News   /   Saudi Arabia   /   Society

Elon Musk's Twitter purchase draws flak over abuse-ridden Saudi funding

Twitter logo

Elon Musk's purchase of Twitter has come under flak over a sizable funding a Saudi Arabianprince allocated to the American social media platform as the ultra-conservative kingdom grapples with a stark track record of human rights abuse and repression.

The $44 billion deal was concluded on Friday after a months-long spat between Musk and the Twitter Company, with the 51-year-old billionaire swiftly dismissing its CEO and other top executives as part of "reforms" he had already promised the internet and social media users, among them the "prioritization of free speech".

The purchase was, however, shrouded in controversy after Saudi Prince Alwaleed bin Talal said he and his Kingdom Holding Company had rolled over a combined $1.89 billion in existing Twitter shares, making them Twitter’s largest shareholder after Musk.

“The SpaceX founder relied on equity from other investors to carry out the deal. Alwaleed, a Saudi prince, and CEO of the Kingdom Holding company committed $1.89 billion—equating to nearly 35 million shares—in equity to help Musk purchase Twitter,” media reports underlined.

Musk's reliance on Saudi Arabia drew harsh criticism over Riyadh's stifling of free expression and human rights violations at home and aboard.

Saudi Crown Prince Mohammed bin Salman is accused of ordering the 2018 brutal murder of dissident journalist Jamal Khashoggi, who was a vocal critic of the Saudi royalty. Khashoggi was dismembered with a bone saw during a visit to the Saudi consulate in the Turkish city of Istanbul.

Some critics raised eyebrows at the purchase and voiced concerns about the possibility of promoting hate speech online, highlighting what they viewed as a dangerous hypocrisy in allowing Saudi royalty so much ownership of Twitter.

"There's not been enough scrutiny of the fact that Elon Musk's Twitter takeover has been propped up with cash from Qatar & Saudi Arabia," tweeted Business Insider's Ryan Gallagher. "Twitter was prev compromised by Saudi spies who used internal data to out dissidents & have them jailed. Surprising any new owner of Twitter - especially one professing to be a free-speech absolutist - would want Saudi influence anywhere near the platform."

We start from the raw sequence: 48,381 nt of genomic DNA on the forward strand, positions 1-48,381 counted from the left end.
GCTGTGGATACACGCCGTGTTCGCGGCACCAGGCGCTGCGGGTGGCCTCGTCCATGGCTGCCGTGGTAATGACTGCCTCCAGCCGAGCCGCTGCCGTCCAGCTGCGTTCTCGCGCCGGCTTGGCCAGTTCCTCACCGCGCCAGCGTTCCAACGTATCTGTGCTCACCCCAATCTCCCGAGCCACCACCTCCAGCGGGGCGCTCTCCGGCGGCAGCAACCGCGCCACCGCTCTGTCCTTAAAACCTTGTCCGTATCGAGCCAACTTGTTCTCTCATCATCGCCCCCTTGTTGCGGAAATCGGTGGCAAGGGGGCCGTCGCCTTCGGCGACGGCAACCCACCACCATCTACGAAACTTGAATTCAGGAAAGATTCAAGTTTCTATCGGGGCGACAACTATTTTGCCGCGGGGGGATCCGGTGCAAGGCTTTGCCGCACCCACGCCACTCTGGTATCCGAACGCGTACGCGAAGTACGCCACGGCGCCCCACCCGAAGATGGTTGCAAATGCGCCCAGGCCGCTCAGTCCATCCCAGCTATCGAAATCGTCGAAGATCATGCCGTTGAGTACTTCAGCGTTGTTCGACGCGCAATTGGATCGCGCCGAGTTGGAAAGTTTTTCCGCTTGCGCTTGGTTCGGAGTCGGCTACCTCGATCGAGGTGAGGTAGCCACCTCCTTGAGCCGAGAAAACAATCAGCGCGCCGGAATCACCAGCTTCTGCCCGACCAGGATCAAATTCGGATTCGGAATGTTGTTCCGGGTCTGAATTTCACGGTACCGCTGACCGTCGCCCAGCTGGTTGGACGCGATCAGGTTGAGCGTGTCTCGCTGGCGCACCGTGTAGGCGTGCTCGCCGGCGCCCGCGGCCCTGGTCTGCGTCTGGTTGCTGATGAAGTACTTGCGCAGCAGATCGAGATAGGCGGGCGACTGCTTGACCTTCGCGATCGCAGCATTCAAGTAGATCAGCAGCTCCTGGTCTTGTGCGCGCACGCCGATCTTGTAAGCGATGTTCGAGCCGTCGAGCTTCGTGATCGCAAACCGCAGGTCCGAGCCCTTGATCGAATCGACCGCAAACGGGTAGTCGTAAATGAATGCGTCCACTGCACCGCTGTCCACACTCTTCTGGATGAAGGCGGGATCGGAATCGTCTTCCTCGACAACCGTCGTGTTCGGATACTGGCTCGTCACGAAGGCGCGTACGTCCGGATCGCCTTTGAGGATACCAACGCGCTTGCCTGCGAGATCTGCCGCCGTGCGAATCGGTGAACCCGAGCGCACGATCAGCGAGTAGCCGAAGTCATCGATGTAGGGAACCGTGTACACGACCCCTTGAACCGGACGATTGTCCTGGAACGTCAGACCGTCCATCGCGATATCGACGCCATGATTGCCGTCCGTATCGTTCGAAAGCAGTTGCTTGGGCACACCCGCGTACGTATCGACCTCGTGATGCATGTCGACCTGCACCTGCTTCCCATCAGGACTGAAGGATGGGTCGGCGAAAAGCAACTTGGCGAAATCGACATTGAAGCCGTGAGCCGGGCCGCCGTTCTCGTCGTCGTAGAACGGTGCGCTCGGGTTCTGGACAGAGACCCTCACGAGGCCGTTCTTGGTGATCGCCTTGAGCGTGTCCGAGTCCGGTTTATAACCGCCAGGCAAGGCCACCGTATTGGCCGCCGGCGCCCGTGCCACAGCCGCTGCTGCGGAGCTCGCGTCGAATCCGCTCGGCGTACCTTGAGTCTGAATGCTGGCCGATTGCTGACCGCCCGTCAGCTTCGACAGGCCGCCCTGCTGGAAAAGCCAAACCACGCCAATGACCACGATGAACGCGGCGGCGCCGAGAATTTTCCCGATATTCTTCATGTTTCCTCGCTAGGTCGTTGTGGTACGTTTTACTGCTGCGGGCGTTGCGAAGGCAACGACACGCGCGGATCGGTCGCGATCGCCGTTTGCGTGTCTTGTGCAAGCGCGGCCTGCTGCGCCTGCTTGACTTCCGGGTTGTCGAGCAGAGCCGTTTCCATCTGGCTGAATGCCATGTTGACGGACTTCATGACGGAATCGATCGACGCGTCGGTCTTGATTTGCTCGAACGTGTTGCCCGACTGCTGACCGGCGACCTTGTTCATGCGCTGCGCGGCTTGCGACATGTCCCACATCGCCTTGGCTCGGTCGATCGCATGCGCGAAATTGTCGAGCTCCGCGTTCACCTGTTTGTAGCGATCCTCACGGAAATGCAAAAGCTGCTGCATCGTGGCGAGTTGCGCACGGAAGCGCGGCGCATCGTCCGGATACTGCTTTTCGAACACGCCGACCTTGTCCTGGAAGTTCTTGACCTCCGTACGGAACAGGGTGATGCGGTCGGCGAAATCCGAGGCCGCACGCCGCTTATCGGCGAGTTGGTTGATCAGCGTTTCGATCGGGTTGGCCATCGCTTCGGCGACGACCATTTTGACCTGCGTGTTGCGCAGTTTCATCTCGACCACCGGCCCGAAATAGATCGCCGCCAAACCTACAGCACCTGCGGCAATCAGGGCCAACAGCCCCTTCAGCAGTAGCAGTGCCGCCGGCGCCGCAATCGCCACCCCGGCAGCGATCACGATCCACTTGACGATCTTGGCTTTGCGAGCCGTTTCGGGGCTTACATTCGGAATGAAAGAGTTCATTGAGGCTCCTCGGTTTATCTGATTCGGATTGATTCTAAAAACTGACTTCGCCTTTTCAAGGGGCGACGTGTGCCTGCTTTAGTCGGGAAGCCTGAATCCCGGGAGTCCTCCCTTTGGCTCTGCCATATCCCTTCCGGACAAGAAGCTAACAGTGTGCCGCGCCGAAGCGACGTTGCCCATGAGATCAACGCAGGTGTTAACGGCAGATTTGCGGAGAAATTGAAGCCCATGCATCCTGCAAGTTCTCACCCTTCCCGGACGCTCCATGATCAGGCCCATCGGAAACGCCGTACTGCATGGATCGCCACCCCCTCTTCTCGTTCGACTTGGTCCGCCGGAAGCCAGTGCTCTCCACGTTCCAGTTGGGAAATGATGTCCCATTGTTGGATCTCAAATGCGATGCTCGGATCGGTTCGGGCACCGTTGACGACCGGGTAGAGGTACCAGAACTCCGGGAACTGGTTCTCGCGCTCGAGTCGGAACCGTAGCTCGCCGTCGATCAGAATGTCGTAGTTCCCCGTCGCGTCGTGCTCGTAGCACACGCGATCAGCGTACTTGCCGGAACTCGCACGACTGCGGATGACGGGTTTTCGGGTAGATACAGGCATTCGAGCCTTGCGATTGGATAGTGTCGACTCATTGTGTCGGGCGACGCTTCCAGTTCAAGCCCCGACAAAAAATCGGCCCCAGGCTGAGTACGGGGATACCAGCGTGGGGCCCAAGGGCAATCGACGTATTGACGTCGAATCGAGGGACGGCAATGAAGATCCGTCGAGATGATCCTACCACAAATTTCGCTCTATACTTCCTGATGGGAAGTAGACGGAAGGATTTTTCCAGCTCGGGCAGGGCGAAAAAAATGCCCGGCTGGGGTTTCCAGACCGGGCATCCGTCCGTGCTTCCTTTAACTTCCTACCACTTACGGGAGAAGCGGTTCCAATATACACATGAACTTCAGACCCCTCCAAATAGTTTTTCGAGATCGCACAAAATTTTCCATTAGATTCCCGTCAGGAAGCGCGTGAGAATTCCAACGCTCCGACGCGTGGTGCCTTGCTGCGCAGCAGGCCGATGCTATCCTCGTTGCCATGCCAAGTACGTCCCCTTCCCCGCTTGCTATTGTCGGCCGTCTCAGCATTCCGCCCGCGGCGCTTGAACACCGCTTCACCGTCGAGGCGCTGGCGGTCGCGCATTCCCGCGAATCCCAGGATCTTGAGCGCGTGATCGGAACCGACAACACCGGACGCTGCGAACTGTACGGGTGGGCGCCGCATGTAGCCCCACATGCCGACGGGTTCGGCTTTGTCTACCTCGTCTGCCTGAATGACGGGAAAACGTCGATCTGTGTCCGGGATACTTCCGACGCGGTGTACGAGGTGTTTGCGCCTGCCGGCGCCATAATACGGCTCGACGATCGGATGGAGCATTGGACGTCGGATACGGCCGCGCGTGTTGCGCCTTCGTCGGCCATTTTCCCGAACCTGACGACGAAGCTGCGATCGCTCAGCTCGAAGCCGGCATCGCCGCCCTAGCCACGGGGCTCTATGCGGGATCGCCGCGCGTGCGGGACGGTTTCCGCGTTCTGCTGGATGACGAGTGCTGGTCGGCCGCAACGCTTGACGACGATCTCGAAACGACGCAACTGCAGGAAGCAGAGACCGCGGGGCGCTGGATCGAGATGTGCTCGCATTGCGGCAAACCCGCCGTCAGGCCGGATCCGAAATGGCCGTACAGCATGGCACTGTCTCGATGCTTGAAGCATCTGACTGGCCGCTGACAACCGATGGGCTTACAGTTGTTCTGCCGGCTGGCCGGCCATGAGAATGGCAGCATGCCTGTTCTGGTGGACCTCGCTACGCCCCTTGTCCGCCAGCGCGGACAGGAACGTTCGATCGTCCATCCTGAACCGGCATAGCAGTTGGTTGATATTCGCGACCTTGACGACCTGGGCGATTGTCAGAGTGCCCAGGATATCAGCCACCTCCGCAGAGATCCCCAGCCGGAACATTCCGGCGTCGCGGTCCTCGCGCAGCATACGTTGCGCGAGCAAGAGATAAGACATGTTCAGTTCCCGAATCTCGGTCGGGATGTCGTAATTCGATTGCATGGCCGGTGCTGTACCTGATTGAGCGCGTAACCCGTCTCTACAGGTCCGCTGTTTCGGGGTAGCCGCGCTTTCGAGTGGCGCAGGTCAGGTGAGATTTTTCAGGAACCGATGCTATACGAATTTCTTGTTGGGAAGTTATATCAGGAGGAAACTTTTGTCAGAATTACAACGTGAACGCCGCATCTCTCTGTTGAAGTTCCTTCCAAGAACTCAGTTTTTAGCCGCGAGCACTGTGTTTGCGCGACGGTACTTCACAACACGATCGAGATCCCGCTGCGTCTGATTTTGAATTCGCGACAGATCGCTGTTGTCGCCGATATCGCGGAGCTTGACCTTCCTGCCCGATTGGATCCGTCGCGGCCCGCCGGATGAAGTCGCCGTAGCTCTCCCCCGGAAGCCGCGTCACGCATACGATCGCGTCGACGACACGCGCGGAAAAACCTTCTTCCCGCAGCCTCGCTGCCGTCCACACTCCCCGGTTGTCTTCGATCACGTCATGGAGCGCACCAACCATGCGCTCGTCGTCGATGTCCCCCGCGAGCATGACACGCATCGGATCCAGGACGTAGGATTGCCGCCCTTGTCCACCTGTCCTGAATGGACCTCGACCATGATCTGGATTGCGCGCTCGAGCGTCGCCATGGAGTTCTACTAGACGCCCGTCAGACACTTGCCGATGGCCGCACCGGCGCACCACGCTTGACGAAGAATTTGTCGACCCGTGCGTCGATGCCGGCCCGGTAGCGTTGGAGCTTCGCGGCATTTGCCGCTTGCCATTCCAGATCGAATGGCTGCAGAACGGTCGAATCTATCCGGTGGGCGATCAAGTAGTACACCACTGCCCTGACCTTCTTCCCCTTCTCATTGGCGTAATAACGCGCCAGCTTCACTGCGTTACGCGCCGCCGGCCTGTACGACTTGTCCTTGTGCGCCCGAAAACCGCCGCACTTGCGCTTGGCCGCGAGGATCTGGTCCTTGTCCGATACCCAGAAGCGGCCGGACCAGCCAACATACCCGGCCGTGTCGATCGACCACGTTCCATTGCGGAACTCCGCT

"The bird is free! The bird is free!" tweeted MSNBC Host Mehdi Hasan in reference to Musk's celebration of the purchase. Hasan, a critic of Saudi Arabia's authoritarian regime, made the post as he retweeted the news about Alwaleed's stake on Twitter.

Tommy Vietor, a former staffer for ex-US President Barack Obama, tweeted, "The second largest investor in Twitter is...Saudi Arabia. The bone saw-loving kingdom that just sentenced a 72-year-old American man to 16 years in jail for his tweets."

Saudi Arabia has long been under the international community's spotlight over its flagrant violation of human rights and continued crackdown on free expression.

Saudi courts have in recent weeks sentenced several people to jail for tweeting and retweeting posts critical of the ultra-conservative regime in Riyadh. Among them were two Saudi women who have received decades-long sentences, and a US citizen of Saudi origin.

Ever since Crown Prince Mohammed bin Salman became the de facto leader in 2017, the kingdom has arrested hundreds of activists, bloggers, intellectuals, and others for their political activism, showing almost zero tolerance for dissent even in the face of international condemnation of the crackdown.

Muslim scholars have been executed and women’s rights campaigners have been put behind bars and tortured as freedom of expression, association, and belief continue to be denied by the kingdom's authorities.

Over the past years, Riyadh has also redefined its anti-terrorism laws to target activism.

Press TV’s website can also be accessed at the following alternate addresses:

Press TV News Roku